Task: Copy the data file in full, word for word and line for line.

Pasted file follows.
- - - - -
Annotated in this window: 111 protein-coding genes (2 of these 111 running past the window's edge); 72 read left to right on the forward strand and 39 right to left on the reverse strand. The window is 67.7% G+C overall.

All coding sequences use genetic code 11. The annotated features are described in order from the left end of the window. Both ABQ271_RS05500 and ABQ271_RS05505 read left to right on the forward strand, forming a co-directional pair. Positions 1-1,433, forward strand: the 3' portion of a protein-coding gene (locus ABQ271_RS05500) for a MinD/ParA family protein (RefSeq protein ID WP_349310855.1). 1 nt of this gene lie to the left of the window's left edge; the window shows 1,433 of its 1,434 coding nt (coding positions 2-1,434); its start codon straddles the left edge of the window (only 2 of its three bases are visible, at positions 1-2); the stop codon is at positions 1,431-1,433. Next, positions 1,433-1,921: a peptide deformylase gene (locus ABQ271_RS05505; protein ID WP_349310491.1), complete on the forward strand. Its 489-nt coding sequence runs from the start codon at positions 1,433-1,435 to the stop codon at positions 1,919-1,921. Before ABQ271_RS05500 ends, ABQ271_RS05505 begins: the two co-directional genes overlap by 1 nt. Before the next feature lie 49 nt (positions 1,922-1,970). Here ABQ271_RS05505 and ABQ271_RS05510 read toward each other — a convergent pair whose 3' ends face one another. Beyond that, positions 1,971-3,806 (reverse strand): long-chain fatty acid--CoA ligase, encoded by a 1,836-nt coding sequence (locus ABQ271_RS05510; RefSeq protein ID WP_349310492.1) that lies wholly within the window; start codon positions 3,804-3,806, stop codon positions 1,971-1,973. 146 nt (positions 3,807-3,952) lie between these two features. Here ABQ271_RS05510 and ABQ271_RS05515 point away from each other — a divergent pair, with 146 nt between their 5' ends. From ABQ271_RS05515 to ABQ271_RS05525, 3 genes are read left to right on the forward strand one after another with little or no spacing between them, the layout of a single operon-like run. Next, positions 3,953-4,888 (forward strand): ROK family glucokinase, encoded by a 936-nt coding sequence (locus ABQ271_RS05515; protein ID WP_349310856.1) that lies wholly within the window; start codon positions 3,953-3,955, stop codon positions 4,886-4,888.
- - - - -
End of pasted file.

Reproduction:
Annotated in this window: 111 protein-coding genes (2 of these 111 running past the window's edge); 72 read left to right on the forward strand and 39 right to left on the reverse strand. The window is 67.7% G+C overall.

All coding sequences use genetic code 11. The annotated features are described in order from the left end of the window. Both ABQ271_RS05500 and ABQ271_RS05505 read left to right on the forward strand, forming a co-directional pair. Positions 1-1,433, forward strand: the 3' portion of a protein-coding gene (locus ABQ271_RS05500) for a MinD/ParA family protein (RefSeq protein ID WP_349310855.1). 1 nt of this gene lie to the left of the window's left edge; the window shows 1,433 of its 1,434 coding nt (coding positions 2-1,434); its start codon straddles the left edge of the window (only 2 of its three bases are visible, at positions 1-2); the stop codon is at positions 1,431-1,433. Next, positions 1,433-1,921: a peptide deformylase gene (locus ABQ271_RS05505; protein ID WP_349310491.1), complete on the forward strand. Its 489-nt coding sequence runs from the start codon at positions 1,433-1,435 to the stop codon at positions 1,919-1,921. Before ABQ271_RS05500 ends, ABQ271_RS05505 begins: the two co-directional genes overlap by 1 nt. Before the next feature lie 49 nt (positions 1,922-1,970). Here ABQ271_RS05505 and ABQ271_RS05510 read toward each other — a convergent pair whose 3' ends face one another. Beyond that, positions 1,971-3,806 (reverse strand): long-chain fatty acid--CoA ligase, encoded by a 1,836-nt coding sequence (locus ABQ271_RS05510; RefSeq protein ID WP_349310492.1) that lies wholly within the window; start codon positions 3,804-3,806, stop codon positions 1,971-1,973. 146 nt (positions 3,807-3,952) lie between these two features. Here ABQ271_RS05510 and ABQ271_RS05515 point away from each other — a divergent pair, with 146 nt between their 5' ends. From ABQ271_RS05515 to ABQ271_RS05525, 3 genes are read left to right on the forward strand one after another with little or no spacing between them, the layout of a single operon-like run. Next, positions 3,953-4,888 (forward strand): ROK family glucokinase, encoded by a 936-nt coding sequence (locus ABQ271_RS05515; protein ID WP_349310856.1) that lies wholly within the window; start codon positions 3,953-3,955, stop codon positions 4,886-4,888.